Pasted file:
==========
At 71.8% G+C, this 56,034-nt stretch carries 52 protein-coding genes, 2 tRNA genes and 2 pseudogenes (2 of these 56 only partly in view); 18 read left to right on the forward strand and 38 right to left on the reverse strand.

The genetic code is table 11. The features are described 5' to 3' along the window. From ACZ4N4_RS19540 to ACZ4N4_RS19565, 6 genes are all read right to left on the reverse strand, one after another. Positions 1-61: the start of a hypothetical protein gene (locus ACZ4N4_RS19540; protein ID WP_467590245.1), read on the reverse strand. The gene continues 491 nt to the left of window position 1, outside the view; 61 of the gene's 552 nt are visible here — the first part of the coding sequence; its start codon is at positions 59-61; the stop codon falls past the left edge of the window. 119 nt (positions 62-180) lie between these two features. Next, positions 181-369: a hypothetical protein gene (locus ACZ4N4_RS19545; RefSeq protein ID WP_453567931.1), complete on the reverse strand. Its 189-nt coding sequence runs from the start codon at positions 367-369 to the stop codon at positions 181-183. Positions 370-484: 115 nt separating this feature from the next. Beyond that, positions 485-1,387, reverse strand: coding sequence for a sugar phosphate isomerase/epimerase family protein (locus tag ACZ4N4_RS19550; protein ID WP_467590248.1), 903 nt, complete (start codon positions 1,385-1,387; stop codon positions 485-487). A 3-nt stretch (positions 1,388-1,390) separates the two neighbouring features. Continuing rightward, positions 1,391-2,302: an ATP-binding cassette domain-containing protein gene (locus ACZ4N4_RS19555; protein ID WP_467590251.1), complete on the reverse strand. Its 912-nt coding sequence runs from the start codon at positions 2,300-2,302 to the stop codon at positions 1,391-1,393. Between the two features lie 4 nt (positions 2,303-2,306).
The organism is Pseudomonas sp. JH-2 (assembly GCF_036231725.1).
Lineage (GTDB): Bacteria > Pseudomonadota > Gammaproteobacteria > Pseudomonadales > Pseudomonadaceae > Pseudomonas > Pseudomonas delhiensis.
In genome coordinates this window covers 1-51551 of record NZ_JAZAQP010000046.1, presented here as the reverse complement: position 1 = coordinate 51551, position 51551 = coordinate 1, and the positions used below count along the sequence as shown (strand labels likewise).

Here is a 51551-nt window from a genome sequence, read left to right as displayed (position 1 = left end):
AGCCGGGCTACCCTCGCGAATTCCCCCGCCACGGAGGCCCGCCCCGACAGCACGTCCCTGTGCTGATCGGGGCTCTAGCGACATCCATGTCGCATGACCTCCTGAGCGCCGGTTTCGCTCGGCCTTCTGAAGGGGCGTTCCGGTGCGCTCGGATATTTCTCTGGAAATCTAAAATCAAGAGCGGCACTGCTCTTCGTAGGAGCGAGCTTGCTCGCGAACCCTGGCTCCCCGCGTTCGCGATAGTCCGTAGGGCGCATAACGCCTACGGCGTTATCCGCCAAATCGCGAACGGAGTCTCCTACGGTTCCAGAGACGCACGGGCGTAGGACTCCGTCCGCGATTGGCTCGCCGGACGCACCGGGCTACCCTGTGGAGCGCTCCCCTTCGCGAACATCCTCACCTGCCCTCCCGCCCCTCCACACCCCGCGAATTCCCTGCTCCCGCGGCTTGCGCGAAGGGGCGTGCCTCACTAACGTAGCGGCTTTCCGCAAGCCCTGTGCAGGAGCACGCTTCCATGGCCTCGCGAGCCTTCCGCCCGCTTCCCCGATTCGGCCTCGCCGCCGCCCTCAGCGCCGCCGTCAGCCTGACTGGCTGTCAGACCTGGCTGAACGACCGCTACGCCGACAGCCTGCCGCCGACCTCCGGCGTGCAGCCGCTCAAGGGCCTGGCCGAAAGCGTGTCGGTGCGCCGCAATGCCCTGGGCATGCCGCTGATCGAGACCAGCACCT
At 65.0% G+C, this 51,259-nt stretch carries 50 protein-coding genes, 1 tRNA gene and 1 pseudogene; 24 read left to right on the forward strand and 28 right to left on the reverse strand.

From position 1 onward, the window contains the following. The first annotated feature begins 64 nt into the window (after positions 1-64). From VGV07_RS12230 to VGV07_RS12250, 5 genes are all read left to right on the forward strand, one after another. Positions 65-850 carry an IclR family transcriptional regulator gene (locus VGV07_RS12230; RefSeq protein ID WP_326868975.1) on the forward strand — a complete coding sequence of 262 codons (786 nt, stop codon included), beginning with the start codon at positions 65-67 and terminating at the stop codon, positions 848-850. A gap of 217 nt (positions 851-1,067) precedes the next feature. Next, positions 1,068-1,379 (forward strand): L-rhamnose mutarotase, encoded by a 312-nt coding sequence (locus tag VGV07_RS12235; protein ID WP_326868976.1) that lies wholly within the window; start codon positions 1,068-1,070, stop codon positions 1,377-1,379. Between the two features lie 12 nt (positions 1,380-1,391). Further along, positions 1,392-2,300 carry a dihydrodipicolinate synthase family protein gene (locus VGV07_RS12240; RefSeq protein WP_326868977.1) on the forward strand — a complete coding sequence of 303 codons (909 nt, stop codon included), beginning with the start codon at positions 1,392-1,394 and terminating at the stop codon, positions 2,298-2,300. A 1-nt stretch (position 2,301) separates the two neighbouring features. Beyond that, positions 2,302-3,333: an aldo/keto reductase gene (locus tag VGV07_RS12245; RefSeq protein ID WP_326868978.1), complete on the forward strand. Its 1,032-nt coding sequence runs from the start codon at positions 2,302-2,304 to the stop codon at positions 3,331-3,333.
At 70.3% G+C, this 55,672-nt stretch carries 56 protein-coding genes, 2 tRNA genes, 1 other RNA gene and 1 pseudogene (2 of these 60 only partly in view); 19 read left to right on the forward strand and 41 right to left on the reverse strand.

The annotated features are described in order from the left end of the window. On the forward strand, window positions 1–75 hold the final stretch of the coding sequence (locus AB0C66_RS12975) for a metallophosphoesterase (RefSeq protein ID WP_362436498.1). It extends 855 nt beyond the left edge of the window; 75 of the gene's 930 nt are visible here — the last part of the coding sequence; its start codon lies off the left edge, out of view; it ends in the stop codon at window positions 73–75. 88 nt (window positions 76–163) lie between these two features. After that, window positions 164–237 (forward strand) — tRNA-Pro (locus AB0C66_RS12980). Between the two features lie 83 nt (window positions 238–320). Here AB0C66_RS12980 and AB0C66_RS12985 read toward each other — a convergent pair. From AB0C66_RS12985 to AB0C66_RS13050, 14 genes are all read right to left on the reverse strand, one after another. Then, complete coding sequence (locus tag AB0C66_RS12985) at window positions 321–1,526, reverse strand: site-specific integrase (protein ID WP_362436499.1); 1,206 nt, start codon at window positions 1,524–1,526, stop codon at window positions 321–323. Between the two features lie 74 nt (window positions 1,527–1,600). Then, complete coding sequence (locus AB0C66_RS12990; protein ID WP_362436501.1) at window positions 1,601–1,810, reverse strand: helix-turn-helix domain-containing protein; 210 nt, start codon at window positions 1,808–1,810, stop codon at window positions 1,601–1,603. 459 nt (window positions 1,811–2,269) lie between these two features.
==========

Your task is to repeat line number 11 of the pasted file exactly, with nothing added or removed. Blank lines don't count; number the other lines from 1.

The annotated features are described in order from the left end of the window. On the forward strand, window positions 1–75 hold the final stretch of the coding sequence (locus AB0C66_RS12975) for a metallophosphoesterase (RefSeq protein ID WP_362436498.1). It extends 855 nt beyond the left edge of the window; 75 of the gene's 930 nt are visible here — the last part of the coding sequence; its start codon lies off the left edge, out of view; it ends in the stop codon at window positions 73–75. 88 nt (window positions 76–163) lie between these two features. After that, window positions 164–237 (forward strand) — tRNA-Pro (locus AB0C66_RS12980). Between the two features lie 83 nt (window positions 238–320). Here AB0C66_RS12980 and AB0C66_RS12985 read toward each other — a convergent pair. From AB0C66_RS12985 to AB0C66_RS13050, 14 genes are all read right to left on the reverse strand, one after another. Then, complete coding sequence (locus tag AB0C66_RS12985) at window positions 321–1,526, reverse strand: site-specific integrase (protein ID WP_362436499.1); 1,206 nt, start codon at window positions 1,524–1,526, stop codon at window positions 321–323. Between the two features lie 74 nt (window positions 1,527–1,600). Then, complete coding sequence (locus AB0C66_RS12990; protein ID WP_362436501.1) at window positions 1,601–1,810, reverse strand: helix-turn-helix domain-containing protein; 210 nt, start codon at window positions 1,808–1,810, stop codon at window positions 1,601–1,603. 459 nt (window positions 1,811–2,269) lie between these two features.